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I saw this construct somewhere for reusing a "name" when sending data to a function.

I am working with a database and need to send a lot of "named" buffers to be processed. This construct seems perfect, but I can not make work and can not remember where I saw it discussed.

Any Help would be appreciated.

The jist of the text was that each time you used this contruct the name would be used over and over, but each instance would be actually own it's own for collection.

all I remember is that it was name := name ..then something. I am Lost here.

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  • 1
    Can you describe what you are trying to achieve ? Post some working golang code that you would like to simplify with the language features that you are asking about.
    – cnicutar
    Aug 18 '14 at 18:04
  • See answer below -- Discussion Covers and Code Presented.
    – Godfather
    Aug 18 '14 at 22:14
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You're definitely referring to creating copies of loop variables. Normally, in this code:

for i := 0; i < 100; i++ {
    go func() {
        fmt.Println(i)
    }
}

i will reference the loop variable in all goroutines, so if the goroutines spawn and then the loop keeps going before they call fmt.Println(i), i will be a different value when they call it than when they were spawned from the loop. One way around this is to do, as you mentioned:

for i := 0; i < 100; i++ {
    i := i
    go func() {
        fmt.Println(i)
    }
}

The added line, i := i, introduces a local variable called i, and sets it equal to the loop variable i. These are two distinct variables. You might as well say j := i and then use j instead. I tend to think that using i := i is more confusing, but some people prefer it. In any case, given that it's a local variable, there's a different instance of it per loop, which means that each goroutine sees its own unique instance that won't be changed.

While this idiom can be found in Effective Go (search for "req := req" on the page), let me be clear about something: this is confusing and should be avoided. I don't know why the Go authors thought it was a good idea to introduce this idiom, and, in my opinion, it should be avoided. Why? Because there's a much cleaner way to accomplish the same thing that is much more understandable:

for i := 0; i < 100; i++ {
    go func(i int) {
        fmt.Println(i)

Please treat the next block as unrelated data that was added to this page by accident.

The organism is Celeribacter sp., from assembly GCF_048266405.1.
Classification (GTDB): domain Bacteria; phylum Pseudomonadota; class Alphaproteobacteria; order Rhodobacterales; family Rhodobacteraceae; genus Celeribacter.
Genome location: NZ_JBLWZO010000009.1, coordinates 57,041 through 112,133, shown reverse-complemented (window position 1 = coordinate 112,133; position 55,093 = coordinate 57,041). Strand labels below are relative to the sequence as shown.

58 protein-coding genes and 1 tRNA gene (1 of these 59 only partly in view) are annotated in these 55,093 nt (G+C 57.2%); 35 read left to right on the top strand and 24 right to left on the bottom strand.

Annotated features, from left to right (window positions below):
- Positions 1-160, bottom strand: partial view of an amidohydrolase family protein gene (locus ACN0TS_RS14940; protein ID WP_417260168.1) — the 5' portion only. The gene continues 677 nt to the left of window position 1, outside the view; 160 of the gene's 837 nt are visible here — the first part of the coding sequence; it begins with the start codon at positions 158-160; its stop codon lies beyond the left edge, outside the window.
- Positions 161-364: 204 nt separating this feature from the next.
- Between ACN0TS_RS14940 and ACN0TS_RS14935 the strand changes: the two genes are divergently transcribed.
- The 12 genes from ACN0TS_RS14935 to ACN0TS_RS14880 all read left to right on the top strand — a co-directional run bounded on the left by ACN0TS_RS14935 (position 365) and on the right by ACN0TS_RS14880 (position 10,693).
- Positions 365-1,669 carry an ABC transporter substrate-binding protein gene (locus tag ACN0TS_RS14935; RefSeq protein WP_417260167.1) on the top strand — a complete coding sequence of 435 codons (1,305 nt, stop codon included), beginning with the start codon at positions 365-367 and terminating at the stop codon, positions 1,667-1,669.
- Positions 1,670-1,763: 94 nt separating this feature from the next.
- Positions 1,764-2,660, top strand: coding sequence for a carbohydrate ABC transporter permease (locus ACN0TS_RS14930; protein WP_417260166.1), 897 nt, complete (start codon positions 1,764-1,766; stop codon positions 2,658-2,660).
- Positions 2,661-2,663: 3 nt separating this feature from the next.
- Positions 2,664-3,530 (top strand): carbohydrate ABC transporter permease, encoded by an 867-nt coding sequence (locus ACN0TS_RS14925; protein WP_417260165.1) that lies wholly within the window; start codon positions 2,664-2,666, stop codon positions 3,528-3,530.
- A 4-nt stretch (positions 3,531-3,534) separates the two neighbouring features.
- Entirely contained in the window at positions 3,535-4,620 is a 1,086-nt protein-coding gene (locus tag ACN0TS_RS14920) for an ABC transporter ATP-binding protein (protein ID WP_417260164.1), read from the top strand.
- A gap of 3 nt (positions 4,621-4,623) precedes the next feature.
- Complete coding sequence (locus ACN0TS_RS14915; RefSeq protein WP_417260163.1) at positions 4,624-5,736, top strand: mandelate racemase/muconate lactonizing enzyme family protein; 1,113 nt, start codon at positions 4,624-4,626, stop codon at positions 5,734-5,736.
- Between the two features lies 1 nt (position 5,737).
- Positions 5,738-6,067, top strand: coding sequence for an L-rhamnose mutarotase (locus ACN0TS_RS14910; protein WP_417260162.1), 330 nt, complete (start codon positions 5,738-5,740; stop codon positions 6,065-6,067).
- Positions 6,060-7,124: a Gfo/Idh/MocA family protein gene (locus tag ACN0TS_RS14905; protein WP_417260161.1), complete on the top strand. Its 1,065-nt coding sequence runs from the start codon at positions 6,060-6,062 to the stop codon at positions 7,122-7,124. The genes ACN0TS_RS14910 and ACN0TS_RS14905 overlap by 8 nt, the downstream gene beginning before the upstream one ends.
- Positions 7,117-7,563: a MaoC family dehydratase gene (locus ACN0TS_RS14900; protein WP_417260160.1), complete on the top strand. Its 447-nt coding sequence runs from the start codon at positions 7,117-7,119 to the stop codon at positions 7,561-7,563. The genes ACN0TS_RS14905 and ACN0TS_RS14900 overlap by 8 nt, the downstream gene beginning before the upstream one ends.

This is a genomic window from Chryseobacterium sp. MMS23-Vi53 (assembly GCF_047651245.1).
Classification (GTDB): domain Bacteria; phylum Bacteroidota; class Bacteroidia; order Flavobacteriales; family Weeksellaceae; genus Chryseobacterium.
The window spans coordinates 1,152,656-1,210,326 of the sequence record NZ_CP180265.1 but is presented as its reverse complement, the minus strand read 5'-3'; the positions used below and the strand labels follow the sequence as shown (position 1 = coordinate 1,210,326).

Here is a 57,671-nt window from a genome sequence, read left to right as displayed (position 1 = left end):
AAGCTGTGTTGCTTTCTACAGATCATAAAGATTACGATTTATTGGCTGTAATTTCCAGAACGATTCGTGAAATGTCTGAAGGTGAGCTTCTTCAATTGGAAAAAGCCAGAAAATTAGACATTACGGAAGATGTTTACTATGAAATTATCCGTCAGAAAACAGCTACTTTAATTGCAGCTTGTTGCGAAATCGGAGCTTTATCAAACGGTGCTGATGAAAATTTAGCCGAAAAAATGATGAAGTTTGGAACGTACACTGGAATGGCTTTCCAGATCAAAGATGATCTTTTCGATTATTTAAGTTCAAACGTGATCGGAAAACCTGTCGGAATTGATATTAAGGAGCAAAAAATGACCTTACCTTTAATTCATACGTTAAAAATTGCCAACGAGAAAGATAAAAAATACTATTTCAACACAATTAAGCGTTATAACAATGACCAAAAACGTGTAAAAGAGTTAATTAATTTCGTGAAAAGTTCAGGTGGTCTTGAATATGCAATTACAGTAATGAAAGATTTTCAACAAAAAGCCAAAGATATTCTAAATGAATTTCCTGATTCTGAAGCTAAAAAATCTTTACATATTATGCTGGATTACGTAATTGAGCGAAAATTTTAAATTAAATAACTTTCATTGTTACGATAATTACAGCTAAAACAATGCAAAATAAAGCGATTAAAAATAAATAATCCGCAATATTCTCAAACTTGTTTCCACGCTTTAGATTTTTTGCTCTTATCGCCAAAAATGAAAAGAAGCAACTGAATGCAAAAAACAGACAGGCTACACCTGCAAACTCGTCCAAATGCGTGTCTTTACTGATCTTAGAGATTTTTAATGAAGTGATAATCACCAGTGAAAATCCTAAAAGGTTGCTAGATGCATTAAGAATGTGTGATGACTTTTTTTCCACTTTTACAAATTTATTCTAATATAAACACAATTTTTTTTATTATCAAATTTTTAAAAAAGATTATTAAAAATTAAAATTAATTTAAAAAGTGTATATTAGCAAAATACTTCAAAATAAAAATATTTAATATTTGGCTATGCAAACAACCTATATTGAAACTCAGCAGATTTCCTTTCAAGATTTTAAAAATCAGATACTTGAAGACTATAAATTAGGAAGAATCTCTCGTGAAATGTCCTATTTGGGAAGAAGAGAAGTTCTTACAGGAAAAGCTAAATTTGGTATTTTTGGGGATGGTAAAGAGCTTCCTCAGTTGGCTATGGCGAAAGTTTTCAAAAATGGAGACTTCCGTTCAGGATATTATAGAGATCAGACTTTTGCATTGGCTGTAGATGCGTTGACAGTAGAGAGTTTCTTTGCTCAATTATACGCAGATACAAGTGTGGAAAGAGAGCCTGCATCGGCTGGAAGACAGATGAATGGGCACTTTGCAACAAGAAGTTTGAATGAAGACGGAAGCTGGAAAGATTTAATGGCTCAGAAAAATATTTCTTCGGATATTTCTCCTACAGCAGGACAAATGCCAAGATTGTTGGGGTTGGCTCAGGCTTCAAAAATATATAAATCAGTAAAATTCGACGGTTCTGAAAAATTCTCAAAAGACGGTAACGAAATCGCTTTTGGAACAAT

}(i)
}

In this version, the anonymous function takes a single integer argument, and when it is spawned in a goroutine, the loop variable i is passed as that argument. People have a much more solid understanding of these semantics, and so it's much easier to see what this does and understand why it works. If this is still confusing, I suggest changing the argument name:

for i := 0; i < 100; i++ {
    go func(j int) {
        fmt.Println(j)
    }(i)
}

I think these two approaches are much more understandable and should be used instead of the example you mentioned.

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  • THANK YOU -- At least I know I was not crazy. I also identified
    – Godfather
    Aug 18 '14 at 20:05
  • where I read it. Thanks Again. I will take your advice under consideration. Though on a similar subject. Any time I do something
    – Godfather
    Aug 18 '14 at 20:06
  • "clever" (I keep hitting CR out of habit!) I document it in the code. That way If I explain it in the course of the code -- No one should misinterpret the meaning of my code. However, you suggestion that if a more clear way of coding works -- It probably should be coded that way. Thanks again for your help, Chuck T.
    – Godfather
    Aug 18 '14 at 20:09
  • Sure no problem! Documenting "clever" things in code is a really good practice. Kudos on that.
    – joshlf
    Aug 18 '14 at 20:52
  • There are specific advantages to the "i := i" idiom. 1) it is obvious at the top of the loop that "i" within the function has the same value as the outer "i". With the function argument form, you need to look to the end. 2) you don't have to mention the type, so if it changes, there's less code to fix. This is a common idiom and falls naturally from the scoping rules. It's also nicely concise in the best way - it expresses exactly what we need to do: make a new copy of the outer variable.
    – rog
    Aug 19 '14 at 10:17
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Did you mean a construct like this:

func foo() {
    var bar // some variable

    go func() {
        bar := bar // copy bar into inner scope
    }()
}
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  • That may be it, but as I remember it was more like this
    – Godfather
    Aug 18 '14 at 18:43
  • name := name ... something
    – Godfather
    Aug 18 '14 at 18:44
  • then calling the function: Because context (as I remember it) was that you could sent a name value to a function over and over with the function see it as actually a different location. ie all of them would be collected as separate items by the garbage collector. It is very possible that I am completing misrembering the context.
    – Godfather
    Aug 18 '14 at 18:44

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